The dominance of one social group over another, particularly with some form of consent by subordinate parties.
Hegemony is a concept that has been used to describe and explain the dominance of one social group over another, such that the ruling group or hegemon acquires some degree of consent from the subordinate, as opposed to dominance purely by force. It is used broadly to mean any kind of dominance, and narrowly to refer to specifically cultural and non-military dominance, as opposed to the related notions of empirialism.
Researchers use hegemony to explain how dominant groups or individuals can maintain their power -- the capacity of dominant classes to persuade subordinate ones to accept, adopt and internalize their values and norms.
Antonio Gramsci devised one of the best-known accounts of hegemony. His theory defined the State by a mixture of coercion and hegemony, between which he drew distinctions. According to Gramsci, hegemony consists of socio-political power that flows from enabling the "spontaneous consent" of the populace through intellectual and moral leadership or authority as employed by the subalterns of the State. The power of the hegemony is thus primarily through coercion and consent rather than armed force. Such conceptions are sometimes referred to as "cultural hegemony." It should be made clear that these 'subalterns of state' include entities like media, religious groups, education systems, and even entertainment, (like movies and music) that influence participants on certain issues, and help maintain the staus quo, whether that is the privelege of a race, or a governing body.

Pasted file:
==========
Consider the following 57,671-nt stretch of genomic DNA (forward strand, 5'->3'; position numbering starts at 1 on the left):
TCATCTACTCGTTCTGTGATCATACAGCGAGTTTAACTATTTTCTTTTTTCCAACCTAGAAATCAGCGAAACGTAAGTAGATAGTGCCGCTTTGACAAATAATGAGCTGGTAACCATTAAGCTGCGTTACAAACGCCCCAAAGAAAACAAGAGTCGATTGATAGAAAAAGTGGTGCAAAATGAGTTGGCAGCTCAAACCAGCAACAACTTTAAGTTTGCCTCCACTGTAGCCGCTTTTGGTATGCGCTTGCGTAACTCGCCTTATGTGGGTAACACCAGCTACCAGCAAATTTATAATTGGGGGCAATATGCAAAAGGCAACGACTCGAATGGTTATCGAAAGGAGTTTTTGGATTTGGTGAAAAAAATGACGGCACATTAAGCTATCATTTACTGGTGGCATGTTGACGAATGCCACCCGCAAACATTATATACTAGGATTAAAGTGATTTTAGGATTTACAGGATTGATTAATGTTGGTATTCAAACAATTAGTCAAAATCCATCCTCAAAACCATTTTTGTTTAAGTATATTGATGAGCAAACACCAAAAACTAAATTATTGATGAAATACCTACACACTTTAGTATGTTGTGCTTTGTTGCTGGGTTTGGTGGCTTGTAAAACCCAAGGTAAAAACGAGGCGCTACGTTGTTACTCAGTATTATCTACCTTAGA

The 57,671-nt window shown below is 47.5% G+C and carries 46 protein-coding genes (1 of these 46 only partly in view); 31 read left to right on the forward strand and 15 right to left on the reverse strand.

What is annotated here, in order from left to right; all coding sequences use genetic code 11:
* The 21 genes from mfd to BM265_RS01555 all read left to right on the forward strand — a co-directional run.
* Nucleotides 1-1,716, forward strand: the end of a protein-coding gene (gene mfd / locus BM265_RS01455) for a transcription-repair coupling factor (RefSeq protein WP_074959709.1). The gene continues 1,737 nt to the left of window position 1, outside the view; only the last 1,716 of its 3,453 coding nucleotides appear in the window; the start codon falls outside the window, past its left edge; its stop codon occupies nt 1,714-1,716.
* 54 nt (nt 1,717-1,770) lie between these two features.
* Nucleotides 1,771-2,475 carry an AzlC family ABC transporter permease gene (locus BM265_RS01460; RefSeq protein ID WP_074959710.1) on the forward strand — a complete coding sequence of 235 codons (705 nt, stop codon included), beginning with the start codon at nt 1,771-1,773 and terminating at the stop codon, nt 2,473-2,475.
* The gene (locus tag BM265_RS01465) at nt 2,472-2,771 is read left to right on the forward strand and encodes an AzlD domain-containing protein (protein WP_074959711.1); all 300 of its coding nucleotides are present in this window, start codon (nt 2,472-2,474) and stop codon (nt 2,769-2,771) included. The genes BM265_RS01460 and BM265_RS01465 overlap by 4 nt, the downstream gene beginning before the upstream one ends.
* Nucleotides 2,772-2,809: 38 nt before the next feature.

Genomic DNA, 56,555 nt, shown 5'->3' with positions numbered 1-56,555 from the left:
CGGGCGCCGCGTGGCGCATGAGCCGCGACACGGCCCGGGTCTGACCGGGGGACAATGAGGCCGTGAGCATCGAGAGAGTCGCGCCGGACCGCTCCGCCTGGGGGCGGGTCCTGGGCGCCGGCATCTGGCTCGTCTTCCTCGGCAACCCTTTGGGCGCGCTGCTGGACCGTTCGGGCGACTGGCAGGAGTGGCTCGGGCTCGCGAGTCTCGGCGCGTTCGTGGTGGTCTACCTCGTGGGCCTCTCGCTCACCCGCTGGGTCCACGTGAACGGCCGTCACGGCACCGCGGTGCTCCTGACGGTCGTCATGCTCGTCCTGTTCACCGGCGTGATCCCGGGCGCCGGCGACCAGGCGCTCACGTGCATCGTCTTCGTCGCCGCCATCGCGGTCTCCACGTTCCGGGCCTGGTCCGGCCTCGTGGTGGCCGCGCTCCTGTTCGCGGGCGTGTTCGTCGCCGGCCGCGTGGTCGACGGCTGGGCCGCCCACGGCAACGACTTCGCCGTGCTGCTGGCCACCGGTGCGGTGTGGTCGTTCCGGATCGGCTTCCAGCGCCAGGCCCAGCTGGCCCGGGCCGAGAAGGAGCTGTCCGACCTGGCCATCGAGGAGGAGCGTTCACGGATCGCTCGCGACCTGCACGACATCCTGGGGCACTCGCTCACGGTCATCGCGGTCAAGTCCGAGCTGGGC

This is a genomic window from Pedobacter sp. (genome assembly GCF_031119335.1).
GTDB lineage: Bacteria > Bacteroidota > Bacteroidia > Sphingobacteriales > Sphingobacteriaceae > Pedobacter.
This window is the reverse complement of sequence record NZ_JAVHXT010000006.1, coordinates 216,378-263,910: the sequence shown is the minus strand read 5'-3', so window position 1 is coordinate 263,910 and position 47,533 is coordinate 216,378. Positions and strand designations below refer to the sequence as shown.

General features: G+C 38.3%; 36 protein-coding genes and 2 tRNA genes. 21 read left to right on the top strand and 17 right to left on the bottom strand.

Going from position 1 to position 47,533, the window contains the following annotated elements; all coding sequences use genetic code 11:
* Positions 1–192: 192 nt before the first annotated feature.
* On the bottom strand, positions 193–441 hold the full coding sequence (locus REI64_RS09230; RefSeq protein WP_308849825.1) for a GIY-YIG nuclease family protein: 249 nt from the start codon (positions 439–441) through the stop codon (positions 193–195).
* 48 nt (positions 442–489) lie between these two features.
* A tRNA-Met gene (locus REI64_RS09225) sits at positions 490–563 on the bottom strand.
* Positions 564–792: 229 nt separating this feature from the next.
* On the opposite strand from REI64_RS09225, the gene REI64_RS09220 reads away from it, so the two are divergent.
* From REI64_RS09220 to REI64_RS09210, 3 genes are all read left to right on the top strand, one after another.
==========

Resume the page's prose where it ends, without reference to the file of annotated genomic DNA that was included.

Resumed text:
Joseph, Jonathan (2002), Hegemony: a realist analysis, New York: Routledge
Hegemony and Socialist Strategy, Ernesto Laclau and Chantal Mouffe